I started this blog a little over a year ago, partly a way of getting certain things off my chest, but, more importantly, because I hoped it would make a contribution to developing a new kind of conversation in the UK and world Charedi community.
As I articulated back then, my goal is breaking up the duopoly that exists between people who write with the goal of defending the Charedi establishment and those who just want to watch the world burn. What I try to do is open up a space for ordinary Charedim, people who look upon their community as any normal person looks at their home: a place they love and want to preserve, but also make improvements to as well. Of course, when I write, I’m not speaking for anyone but myself, but I hope my blog is a small step in the direction of a new Charedi media where everyone’s perspective is represented. In the meantime, it’s been heartening to see the number of people who’ve approached me in person or online to tell me that I’ve been able to express what they wanted to say or exposed them to an argument they hadn’t thought of before.
Blogs, however, are only one part of the 21st century media apparatus, and, in some ways, a quite limited one. Another platform that allows for an entirely different range of possibilities is the Podcast. This very simple concept allows listeners to hear unfiltered conversations and monologues tailored to their interests and has generated a quiet revolution in the way the wider world consumes information. The most successful podcasts regularly get upwards of ten million viewers, easily dwarfing news or chat show programmes in traditional media. It’s not hard to see why. The temporal limitations of television current affairs programming generate an irresistible incentive to seek the widest possible audience through relentless pursuit of the lowest common denominator.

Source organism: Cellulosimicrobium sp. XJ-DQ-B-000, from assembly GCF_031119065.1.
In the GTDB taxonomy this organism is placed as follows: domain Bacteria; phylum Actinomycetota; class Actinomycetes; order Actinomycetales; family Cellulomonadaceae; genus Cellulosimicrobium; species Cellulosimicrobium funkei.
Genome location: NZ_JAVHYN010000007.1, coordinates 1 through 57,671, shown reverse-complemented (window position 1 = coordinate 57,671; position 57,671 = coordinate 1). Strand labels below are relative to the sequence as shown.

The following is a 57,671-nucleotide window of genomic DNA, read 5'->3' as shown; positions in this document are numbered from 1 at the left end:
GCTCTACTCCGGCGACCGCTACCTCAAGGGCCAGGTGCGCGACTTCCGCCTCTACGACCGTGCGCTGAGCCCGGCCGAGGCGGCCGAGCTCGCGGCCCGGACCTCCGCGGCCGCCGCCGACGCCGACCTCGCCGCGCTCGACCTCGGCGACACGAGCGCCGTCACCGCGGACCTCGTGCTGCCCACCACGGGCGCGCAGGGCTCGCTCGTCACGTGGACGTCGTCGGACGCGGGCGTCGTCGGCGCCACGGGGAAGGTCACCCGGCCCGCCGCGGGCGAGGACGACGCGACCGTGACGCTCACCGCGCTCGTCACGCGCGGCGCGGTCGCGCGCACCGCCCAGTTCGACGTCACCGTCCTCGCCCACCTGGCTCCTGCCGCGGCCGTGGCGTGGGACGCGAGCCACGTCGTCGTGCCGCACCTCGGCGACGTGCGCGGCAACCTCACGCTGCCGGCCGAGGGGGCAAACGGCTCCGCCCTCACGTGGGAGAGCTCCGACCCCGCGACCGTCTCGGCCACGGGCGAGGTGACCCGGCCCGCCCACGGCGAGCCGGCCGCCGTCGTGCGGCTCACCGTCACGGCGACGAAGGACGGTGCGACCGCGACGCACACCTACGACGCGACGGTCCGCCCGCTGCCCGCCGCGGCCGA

It’s no exaggeration to say that spending an hour listening to the mix of soundbites and canned arguments on ordinary cable news leaves you more ignorant than when you started. Why put up with that when you can choose to listen to two or three people having an in depth, meaningful discussion about issues that you really care about? However, while there are plenty of podcast episodes of other people talking about Charedim, there aren’t yet any by or for them.
It is therefore with great excitement that I am announcing the forthcoming launch of The Eli Spitzer Podcast. The goal of the podcast will be to give the Charedi community real access to public figures they have heard about, but have never really heard from. The interviewees will be policy makers, government officials, activists, dignitaries and other people who have real influence over decisions and policies that affect your lives. I hope that this will be another step towards a new Charedi media that can be a forum for spirited debate and not just anodyne self congratulation.
Our community is at present ill served by an establishment media whose idea of investigative reporting is an account of the Pirchim Siyyum, and which gives extremists a veto over presenting the opinions of ordinary Charedi families. It’s time to build a new internet-based media that is fit for purpose in a demographically vibrant 21st century kehila.
I want to emphasise that my goal in these podcasts will be to challenge the interviewees, but not so I can score points and certainly not to ‘own’ or ‘school’ anyone. If you are looking for the Charedi Piers Morgan, then I’m afraid you’ll have to look elsewhere. When I ask difficult questions, it will be because I want real answers, not gotchas, and I intend on giving interviewees the time and opportunity to explain themselves in full so that my audience can judge them on their merits not their interview technique.
I am currently in the process of preparing the first couple of episodes, which will air later this month. It’s a totally new experience for me, and I’m learning a lot as I go along. I hope that you will enjoy the results. Till then, stay tuned!